SOIL TESTS FOR BOMB PENETRATION STUDY, HILL AFB, UTAH.
ARMY ENGINEER WATERWAYS EXPERIMENT STATION VICKSBURG MISS
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The investigation described in this report was conducted to provide information concerning the physical properties of the soil in the impact area of a bomb cratering test conducted by the Air Force. The information contained herein is intended for use in relating depth of bomb penetration to shear strength of soil. The tests were conducted in the lacustrine deposits of Lake Bonneville, just west of the Great Salt Lake, Utah. Five undisturbed-soil-sample borings were made in close proximity to bomb penetrations, but were located in such a manner as to preclude disturbance of the soil by the bombs. Test results consist of a field determinations of natural density and water content of samples from borings 1 through 4, b laboratory determinations of natural density, water content, and shear strength of the soil from boring 5, and c laboratory determinations of Atterberg limits of samples from borings 1 through 5. Clays and silts of relatively high plasticity were encountered from the ground surface to an average depth of 35 ft. At the 35-ft depth, a thin stratum of clayey sand overlying silty clay was encountered. The physical properties divided the subsurface into three principal zones 0.5 ft, 5-35 ft, and 35-52 ft bottom of borings. Natural water content was very near the liquid limit below 5 ft, averaging 54 from 5 to 35 ft and 33 below 35 ft. Shear strength of the soil, which was determined from laboratory tests of unconfined compressive strength, averaged 740 psf between the depths of 5 and 33 ft below 33 ft, the shear strength averaged 892 psf. Author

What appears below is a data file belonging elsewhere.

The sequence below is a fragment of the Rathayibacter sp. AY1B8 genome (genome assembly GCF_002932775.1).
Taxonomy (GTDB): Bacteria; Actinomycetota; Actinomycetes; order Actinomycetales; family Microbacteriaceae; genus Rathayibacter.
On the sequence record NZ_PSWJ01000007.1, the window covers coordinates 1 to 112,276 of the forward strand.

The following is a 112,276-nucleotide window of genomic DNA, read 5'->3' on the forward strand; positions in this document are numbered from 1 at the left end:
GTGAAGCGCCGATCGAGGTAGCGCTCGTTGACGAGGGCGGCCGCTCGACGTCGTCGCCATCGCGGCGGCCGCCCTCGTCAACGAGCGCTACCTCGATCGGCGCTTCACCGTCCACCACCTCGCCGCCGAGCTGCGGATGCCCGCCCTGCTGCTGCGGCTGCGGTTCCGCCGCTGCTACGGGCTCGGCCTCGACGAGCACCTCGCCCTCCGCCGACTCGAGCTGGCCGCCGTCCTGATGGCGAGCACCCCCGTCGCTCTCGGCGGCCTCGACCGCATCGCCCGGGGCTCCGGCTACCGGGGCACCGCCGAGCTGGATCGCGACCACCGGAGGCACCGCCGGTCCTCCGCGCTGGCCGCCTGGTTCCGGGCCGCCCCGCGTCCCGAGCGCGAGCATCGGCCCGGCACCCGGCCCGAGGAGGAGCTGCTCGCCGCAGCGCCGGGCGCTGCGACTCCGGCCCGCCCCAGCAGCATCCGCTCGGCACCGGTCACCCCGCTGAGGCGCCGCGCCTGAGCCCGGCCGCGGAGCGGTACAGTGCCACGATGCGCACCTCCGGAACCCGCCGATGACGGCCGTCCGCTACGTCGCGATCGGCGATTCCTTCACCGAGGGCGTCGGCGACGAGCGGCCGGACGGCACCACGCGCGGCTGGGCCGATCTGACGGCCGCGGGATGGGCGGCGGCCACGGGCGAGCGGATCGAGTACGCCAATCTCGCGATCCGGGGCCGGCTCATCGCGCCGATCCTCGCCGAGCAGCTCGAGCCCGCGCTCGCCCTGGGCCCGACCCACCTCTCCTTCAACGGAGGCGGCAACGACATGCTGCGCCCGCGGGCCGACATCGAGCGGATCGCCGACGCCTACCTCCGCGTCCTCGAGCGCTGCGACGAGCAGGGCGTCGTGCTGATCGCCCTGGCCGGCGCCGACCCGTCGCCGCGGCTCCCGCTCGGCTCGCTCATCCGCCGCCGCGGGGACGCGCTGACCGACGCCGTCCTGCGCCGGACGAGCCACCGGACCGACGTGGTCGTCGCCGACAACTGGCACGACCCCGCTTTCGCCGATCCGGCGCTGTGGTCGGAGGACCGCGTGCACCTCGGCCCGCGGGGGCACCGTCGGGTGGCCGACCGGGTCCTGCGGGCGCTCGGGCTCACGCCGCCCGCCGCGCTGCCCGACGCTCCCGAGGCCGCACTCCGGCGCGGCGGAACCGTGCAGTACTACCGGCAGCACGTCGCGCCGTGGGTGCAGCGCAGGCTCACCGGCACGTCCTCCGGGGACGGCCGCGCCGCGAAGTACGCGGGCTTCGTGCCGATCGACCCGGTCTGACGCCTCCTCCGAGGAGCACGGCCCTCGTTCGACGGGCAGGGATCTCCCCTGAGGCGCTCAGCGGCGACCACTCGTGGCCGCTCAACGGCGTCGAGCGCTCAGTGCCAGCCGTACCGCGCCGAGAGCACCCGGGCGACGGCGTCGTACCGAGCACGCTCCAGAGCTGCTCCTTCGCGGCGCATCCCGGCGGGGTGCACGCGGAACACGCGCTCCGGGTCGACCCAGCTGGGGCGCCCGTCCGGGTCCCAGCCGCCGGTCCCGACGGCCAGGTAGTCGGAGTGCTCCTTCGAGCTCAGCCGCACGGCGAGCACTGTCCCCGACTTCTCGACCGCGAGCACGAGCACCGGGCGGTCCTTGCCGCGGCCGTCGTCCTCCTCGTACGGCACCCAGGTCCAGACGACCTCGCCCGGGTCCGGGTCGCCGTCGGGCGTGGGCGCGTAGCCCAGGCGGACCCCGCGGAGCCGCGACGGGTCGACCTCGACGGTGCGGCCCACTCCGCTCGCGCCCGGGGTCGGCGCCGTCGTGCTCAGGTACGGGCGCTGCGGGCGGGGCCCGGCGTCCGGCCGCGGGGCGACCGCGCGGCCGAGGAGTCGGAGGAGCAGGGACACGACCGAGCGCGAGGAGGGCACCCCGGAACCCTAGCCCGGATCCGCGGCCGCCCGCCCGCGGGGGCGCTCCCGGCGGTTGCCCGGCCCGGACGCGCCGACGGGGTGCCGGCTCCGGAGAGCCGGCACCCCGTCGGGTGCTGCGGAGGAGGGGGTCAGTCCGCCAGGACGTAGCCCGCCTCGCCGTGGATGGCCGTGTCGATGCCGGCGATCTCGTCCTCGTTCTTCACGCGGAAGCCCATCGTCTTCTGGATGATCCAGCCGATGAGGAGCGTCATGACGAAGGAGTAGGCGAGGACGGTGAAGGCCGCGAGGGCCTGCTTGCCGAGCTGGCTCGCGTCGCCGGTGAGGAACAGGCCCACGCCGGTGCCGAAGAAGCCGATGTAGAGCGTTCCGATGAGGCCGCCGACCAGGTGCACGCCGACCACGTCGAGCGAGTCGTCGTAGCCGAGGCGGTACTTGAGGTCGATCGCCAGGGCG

- Soil Mechanics
- Aerial Bombs